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I'd like to know if it is possible to restore a removed file from an older revision (a clean way to do it)

I've renamed a file for some tests, than I commited all my work (and I forgot to rename the file) and did a lot of other commits... When I realised, it was too late...

Regards, Ayman

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3 Answers 3

The easiest way is to simply use bzr revert with a revision number before the file was deleted:

bzr revert -rX path/to/file
bzr commit -m 'Bringing path/to/file back'

You don't need to merge anything.

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If you know revision number when you removed that file (you can inspect history with bzr log -v) then you can resurrect that file with merge command. So for file foo and revision number N you need to run command:

bzr merge foo -r N..N-1

E.g. for revision 287:

bzr merge foo -r 287..286

This command will restore your file as in revision 287. You need to commit this change and you done.

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Careful! This will undo the whole of rev 287. I don't think you can merge just one specific file from a changeset. –  Brent.Longborough Oct 27 '09 at 16:03
    
Yes, bzr can merge only one file from changeset. You can test it yourself. –  bialix Oct 27 '09 at 18:02
    
Yes, you're absolutely right. +1. I withdraw my comment and my answer. The only thing I would still maintain is that, depending on the complexity of your work, it might be sensible to revert in another branch. –  Brent.Longborough Oct 28 '09 at 8:11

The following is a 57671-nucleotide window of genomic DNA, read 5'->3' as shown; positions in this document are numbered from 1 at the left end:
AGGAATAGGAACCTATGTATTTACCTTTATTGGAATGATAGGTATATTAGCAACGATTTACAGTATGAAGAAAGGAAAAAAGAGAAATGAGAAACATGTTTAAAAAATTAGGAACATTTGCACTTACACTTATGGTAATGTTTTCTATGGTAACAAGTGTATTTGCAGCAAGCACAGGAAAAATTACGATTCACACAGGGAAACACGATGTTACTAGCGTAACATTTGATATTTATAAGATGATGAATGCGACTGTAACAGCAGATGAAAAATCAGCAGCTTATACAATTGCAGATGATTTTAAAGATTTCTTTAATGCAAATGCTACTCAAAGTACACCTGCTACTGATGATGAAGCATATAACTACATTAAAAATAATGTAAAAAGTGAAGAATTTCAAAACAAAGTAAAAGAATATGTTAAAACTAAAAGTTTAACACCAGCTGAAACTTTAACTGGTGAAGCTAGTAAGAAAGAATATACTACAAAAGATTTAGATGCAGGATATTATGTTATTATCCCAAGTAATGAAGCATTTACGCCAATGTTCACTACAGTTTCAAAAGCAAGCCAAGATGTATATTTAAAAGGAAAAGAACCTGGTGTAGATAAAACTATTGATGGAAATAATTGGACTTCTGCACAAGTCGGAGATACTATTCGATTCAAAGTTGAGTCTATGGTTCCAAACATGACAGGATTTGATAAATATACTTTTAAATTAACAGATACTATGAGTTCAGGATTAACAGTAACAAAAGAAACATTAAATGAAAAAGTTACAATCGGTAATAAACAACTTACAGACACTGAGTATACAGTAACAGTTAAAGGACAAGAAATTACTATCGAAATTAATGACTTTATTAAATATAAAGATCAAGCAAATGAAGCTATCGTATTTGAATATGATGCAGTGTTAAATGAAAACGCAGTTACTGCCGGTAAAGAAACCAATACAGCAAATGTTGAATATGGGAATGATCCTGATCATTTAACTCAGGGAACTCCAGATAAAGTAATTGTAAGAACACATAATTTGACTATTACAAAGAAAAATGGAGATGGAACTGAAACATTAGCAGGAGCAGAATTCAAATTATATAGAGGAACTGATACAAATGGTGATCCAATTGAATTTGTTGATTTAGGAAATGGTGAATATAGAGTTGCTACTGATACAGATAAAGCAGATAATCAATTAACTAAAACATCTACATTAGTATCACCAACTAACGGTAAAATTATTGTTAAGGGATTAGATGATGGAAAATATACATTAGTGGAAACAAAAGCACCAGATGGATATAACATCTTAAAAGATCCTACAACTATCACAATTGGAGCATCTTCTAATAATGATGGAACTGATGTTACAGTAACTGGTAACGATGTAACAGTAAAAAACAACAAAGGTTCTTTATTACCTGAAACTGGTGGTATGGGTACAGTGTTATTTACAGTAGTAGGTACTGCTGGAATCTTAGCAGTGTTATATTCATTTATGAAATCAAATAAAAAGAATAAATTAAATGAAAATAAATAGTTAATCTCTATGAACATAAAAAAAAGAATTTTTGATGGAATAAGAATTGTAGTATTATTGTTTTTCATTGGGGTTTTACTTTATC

I tried this, but bzr told me it was a non versioned file... I found another solution: the undelete plugin ! –  Ayman Khamouma Oct 28 '09 at 11:11
    
That may have been because you recreated the same file name before doing the merge, thereby causing a conflict? –  Brent.Longborough Oct 28 '09 at 20:00

This isn't the best answer. See bialix' answer which is a lot simpler. I'll leave this here just for reference.


Here's what I think is the cleanest method:

  1. Create a branch:

    bzr branch mytree repair-path

  2. cd into the repair branch

  3. Revert just the missing file at its last revision (eg 287 in this example):

    bzr revert -r 287 lost.file

  4. Commit the change

    bzr commit -m "Unshoot my foot"

  5. cd back into the main branch

  6. merge in the repair

    bzr merge repair-path

  7. When ready, commit the merge and delete the repair branch.

You could do this just by reverting in the original working branch, but it's probably good practice not to. You also need to worry (just a little) about any uncommitted changes.

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